This relational approach and hands-on skill technique offers the interpersonal skills needed to improve the quality of life of all those involved. These and other specialized training programs complement the existing skills training to further develop staff skills contributing to both improved patient care and reduced caregiver stress. Our employees are the cornerstone of our facilities, and we invest in their development as a means to retain and recruit exceptional talent. Additionally, we utilize tuition reimbursement scholarships, sponsor continuing education opportunities, and work to provide advancement opportunity for employees. If we invest in our employees, we are investing in the lives of our resident and that is what matters most.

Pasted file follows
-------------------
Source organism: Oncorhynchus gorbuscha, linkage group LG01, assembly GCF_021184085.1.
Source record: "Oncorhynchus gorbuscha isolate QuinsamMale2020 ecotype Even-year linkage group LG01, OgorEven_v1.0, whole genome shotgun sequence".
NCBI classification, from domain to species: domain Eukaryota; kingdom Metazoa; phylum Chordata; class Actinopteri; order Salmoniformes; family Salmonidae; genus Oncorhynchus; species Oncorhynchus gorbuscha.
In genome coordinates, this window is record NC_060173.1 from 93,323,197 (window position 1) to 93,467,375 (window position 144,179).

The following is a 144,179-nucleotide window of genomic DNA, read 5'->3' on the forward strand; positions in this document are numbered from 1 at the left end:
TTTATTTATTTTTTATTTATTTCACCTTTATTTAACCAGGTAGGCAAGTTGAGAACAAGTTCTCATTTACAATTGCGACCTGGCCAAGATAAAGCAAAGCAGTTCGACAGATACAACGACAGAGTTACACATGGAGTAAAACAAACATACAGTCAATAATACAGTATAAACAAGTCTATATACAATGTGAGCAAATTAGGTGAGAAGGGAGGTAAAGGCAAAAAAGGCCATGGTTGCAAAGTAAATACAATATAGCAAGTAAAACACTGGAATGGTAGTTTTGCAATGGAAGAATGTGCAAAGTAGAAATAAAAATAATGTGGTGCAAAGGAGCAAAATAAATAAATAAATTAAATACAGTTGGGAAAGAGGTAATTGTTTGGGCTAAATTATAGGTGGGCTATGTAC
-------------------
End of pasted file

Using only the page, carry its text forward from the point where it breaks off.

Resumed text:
The Boomers are indeed coming and, in many cases, are already here, but the Bedford Care Centers are ready for the challenge! Through technology integration, innovative facility designs, and specialized employee development, we are meeting the demands of the changing landscape of healthcare. Our legacy of long term care innovation drives our care centers to remain dedicated to the mission: honor the story, nurture the spirit, and provide care for a lifetime.
For more information contact Lindsey Lewis at email@example.com or visit www.bedfordcarecenters.com.